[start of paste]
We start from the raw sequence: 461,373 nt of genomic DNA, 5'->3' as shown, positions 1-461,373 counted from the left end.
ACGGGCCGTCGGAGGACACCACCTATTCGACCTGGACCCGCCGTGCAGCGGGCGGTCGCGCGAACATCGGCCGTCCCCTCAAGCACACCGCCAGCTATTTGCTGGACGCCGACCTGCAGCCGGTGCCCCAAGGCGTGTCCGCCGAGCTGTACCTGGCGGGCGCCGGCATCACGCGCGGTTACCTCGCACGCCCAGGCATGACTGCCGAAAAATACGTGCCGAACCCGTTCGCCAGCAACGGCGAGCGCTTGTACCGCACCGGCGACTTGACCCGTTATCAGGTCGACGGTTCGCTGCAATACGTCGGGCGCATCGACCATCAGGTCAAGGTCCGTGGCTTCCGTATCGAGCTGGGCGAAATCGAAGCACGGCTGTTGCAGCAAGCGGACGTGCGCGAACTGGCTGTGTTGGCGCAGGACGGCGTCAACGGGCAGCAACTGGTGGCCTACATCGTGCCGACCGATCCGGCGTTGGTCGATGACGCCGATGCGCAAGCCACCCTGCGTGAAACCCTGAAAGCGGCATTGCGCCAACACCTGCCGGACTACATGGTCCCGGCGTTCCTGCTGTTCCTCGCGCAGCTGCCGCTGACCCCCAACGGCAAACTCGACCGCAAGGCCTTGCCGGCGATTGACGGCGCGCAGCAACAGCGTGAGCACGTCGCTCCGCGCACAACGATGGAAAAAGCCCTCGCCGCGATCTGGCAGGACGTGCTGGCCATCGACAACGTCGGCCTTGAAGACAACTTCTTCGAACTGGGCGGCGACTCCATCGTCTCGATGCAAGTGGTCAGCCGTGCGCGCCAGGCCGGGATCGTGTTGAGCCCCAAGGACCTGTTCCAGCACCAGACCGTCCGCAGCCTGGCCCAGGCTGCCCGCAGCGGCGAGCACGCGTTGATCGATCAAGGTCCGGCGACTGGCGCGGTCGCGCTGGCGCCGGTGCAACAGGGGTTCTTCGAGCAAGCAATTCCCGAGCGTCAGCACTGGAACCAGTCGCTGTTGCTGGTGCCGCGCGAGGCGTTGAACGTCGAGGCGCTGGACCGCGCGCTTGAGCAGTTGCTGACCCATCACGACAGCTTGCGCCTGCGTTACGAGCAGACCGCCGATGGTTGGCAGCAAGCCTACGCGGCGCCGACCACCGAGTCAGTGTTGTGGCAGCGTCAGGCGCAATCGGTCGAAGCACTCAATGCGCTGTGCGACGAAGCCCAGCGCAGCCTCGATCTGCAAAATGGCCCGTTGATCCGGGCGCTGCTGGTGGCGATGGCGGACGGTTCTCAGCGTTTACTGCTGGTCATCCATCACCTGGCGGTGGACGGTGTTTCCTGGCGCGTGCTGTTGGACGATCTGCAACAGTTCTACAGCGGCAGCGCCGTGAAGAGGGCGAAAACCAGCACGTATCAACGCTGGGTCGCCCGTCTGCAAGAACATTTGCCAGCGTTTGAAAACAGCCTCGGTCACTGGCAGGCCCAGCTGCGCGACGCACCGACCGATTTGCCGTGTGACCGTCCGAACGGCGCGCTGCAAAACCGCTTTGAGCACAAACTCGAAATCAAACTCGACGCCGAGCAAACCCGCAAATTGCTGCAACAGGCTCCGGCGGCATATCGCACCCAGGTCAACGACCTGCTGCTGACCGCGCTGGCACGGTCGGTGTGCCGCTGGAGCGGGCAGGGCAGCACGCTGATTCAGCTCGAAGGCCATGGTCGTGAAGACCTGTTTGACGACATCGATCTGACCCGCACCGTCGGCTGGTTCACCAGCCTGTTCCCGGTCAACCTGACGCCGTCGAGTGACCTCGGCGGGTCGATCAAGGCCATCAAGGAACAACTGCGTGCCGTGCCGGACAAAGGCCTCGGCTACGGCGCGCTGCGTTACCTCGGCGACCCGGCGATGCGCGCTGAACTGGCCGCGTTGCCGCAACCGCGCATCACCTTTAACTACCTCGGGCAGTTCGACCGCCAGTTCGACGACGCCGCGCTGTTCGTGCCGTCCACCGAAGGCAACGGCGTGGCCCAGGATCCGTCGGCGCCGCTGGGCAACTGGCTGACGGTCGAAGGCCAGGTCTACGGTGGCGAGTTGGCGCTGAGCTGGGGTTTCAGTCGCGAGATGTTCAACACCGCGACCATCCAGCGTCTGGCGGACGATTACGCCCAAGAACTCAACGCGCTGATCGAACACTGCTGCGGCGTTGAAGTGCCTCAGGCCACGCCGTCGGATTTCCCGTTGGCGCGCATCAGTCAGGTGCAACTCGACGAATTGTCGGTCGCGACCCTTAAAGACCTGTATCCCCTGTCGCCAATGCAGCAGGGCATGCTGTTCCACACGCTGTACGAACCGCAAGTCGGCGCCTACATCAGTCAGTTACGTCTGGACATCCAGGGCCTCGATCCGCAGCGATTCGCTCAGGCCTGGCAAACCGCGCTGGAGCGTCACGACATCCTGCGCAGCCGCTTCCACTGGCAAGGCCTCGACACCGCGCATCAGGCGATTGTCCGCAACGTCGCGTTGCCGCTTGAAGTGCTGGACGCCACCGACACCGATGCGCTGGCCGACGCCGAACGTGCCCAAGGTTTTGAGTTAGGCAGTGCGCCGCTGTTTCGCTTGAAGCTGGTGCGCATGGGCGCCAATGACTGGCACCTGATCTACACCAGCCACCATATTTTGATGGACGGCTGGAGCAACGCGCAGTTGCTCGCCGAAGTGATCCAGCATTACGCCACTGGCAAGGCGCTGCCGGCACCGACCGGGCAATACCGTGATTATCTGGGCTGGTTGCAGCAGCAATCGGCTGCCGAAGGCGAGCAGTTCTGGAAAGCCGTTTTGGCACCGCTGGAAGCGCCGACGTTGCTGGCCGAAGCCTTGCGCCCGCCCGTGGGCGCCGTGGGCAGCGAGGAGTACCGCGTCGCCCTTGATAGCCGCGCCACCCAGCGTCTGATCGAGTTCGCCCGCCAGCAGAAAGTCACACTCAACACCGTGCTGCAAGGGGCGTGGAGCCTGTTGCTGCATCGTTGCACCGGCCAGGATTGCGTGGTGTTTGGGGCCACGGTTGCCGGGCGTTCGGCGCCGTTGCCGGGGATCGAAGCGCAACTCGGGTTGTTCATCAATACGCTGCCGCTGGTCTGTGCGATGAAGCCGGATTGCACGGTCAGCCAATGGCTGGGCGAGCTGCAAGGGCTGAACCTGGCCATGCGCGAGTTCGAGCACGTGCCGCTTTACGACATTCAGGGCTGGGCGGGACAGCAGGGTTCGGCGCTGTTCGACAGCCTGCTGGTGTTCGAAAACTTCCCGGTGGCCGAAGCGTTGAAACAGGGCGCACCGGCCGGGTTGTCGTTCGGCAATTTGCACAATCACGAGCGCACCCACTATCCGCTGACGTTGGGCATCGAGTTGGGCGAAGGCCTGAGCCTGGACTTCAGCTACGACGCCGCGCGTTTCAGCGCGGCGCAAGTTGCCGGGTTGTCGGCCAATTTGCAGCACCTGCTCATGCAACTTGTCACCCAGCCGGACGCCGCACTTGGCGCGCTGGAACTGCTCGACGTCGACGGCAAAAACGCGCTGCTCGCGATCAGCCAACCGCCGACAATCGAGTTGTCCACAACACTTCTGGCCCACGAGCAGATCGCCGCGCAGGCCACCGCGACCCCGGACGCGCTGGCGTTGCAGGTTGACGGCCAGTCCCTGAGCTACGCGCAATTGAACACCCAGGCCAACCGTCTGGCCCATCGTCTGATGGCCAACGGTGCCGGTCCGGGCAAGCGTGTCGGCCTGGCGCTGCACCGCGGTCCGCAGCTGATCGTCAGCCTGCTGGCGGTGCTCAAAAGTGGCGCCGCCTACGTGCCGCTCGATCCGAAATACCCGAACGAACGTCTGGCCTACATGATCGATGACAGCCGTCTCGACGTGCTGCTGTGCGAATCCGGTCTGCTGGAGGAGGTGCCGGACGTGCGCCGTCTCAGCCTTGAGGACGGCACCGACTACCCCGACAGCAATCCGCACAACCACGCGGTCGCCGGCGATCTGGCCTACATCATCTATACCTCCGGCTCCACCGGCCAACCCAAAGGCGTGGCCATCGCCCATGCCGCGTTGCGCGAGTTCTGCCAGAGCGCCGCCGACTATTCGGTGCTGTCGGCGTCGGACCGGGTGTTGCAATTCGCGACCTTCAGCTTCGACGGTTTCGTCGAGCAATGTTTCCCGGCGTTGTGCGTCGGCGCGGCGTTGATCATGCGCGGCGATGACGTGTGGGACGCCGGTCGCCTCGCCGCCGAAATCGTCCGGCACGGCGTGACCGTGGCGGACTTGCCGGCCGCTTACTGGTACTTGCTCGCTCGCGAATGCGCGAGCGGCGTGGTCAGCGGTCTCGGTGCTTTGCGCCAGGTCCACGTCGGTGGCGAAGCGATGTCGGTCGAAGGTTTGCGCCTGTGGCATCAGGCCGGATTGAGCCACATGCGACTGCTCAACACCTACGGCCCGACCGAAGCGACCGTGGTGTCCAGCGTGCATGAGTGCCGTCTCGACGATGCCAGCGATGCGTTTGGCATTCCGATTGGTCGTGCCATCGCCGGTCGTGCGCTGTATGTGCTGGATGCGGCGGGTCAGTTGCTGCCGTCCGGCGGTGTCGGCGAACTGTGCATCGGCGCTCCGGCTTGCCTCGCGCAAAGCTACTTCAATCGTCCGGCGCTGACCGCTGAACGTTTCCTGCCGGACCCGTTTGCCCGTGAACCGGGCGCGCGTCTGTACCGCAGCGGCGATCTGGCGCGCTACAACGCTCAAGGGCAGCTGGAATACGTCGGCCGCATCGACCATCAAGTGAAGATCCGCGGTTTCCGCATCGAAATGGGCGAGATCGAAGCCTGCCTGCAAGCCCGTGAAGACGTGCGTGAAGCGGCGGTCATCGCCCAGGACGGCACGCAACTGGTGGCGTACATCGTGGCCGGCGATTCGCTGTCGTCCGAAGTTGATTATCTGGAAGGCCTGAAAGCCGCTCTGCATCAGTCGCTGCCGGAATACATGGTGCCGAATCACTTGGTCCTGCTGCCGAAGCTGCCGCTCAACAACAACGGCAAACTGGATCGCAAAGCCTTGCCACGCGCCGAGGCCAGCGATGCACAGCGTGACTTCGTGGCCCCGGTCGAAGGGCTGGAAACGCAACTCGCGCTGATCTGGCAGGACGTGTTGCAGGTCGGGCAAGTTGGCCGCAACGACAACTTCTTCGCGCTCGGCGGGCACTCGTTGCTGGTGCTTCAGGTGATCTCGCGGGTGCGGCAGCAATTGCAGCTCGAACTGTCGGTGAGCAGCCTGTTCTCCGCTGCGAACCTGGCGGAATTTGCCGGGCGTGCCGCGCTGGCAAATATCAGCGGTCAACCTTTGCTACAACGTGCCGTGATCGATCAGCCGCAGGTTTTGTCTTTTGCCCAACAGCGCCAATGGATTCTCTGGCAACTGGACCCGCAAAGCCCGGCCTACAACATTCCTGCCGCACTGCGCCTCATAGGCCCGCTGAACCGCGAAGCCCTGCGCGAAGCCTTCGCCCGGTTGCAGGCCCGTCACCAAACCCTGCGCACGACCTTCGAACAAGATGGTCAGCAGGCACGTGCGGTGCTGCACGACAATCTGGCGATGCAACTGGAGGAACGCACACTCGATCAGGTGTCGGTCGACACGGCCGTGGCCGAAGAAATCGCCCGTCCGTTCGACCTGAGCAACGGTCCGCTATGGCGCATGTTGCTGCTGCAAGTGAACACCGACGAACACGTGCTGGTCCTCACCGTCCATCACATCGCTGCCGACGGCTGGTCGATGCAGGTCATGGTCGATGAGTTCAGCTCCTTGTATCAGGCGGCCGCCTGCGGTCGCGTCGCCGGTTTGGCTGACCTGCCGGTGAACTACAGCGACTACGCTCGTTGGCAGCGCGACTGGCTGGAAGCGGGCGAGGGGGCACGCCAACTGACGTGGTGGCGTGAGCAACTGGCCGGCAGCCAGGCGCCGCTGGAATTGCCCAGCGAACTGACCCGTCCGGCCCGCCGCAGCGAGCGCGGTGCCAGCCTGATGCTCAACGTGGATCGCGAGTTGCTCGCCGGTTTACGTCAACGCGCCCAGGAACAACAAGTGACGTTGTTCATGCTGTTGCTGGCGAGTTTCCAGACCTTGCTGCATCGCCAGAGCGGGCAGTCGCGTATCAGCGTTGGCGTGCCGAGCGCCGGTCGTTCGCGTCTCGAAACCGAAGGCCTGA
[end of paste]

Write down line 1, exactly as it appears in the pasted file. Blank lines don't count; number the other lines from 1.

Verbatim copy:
We start from the raw sequence: 461,373 nt of genomic DNA, 5'->3' as shown, positions 1-461,373 counted from the left end.